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Edmonton Oilers' Marc-Antoine Pouliot celebrates after scoring against the Vancouver Canucks during...

Edmonton Oilers' Marc-Antoine Pouliot celebrates after scoring against the Vancouver Canucks during second period pre-season NHL action at Rexall Place in Edmonton on Wednesday. (Edmonton Sun/Darryl Dyck)

ROBERT TYCHKOWSKI -- Edmonton Sun

, Last Updated: 9:36 AM ET

It's hard to tell what it all meant, given the lineup full of stiffs Vancouver coach Alain Vigneault brought to Rexall Place last night.

But you could gather this much from Edmonton's 5-4 pre-season win over the Manitoba Moose: This team can finish.

On nights when their overall game isn't particularly strong, like yesterday, they don't need many opportunities to make the other team pay.

Edmonton managed only four shots in the first period, and scored on two. By the end of the second period they'd converted five of 15 shots and two of six powerplays.

STILL HAVE TO PULL THE TRIGGER

They were skating against wind at times, but you still have to pull the trigger.

"It was a pretty sloppy game," said Joffrey Lupul, who led the way with a goal and two assists. "Nothing against those guys, but they didn't have a lot of veterans dressed. Naslund, the Sedins, they were missing a ton of key guys. It's not a very good measuring stick for us, but we won the game, made some good plays, scored some powerplay goals, so we'll take it for what it's worth."

Which isn't much. The only thing worse than Vancouver's lineup would have been losing to it, which probably would have happened in years when Edmonton didn't have this much touch around the net. But Lupul, probably found comfort in knowing they've got the Jarret Stoll, Fernando Pisani. Ryan Smyth and Marc-Antoine Pouliot saw to it the 16,620 fans went home happy.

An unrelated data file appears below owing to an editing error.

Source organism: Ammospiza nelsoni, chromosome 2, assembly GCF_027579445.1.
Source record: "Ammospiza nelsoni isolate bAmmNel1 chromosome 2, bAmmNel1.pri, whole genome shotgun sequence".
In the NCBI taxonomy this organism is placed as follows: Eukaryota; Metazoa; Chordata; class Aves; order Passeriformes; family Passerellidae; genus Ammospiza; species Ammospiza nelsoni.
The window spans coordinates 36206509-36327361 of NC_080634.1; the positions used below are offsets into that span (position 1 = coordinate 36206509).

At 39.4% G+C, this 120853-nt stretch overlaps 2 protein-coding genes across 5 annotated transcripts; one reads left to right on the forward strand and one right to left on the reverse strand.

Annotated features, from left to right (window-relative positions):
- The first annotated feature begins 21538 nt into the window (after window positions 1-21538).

"Those guys up front can bury their chances," said defenceman Matt Greene, a shining example that the team toughness they were hoping for is also alive and punching. When the going got tough, Greene, Steve Staios, Jason Smith and Ethan Moreau all made their physical presence felt through fights or timely, tone-setting hits.

"We talked about it before, having to do it by committee, and a lot of guys are doing a good job of it," said Greene, who had a go with Mike Brown after the Canucks winger flattened Tyler Spurgeon earlier in the shift.

"We have the guys who can do it. Everybody in the locker-room is committed to it and we'll be able to rise to the challenge."

The only ones who seemed afraid of the rough stuff were referees Tom Kowal and Brad Watson, who whistled down anything that moved.

But that was fine by the Oilers, given their prowess with the man advantage. The five forward unit of Stoll, Lupul, Horcoff, Smyth and Pisani were throwing it around pretty good out there.

RUN AND GUN THE PLAN

"I don't know what the plan is to start the year, but if that's the plan we're going to have to be a little more cautious and responsible defensively," said Lupul. "It was working well tonight, but a lot can change before the season."

While Vancouver iced just six NHLers, borderline ones at that, the Oilers put out their first and third lines and all six of their opening-night defencemen.

Six rookie forwards also dressed, and while none of them really jumped out at you, Marc-Antoine Pouliot played a solid game. He saw some time on the penalty kill and scored a nice second period goal.

Rob Schremp was a little snake-bitten; he hit the post and set up Stoll for a one-timer that Drew MacIntyre made a fantastic save on. Schremp finished the night -2.


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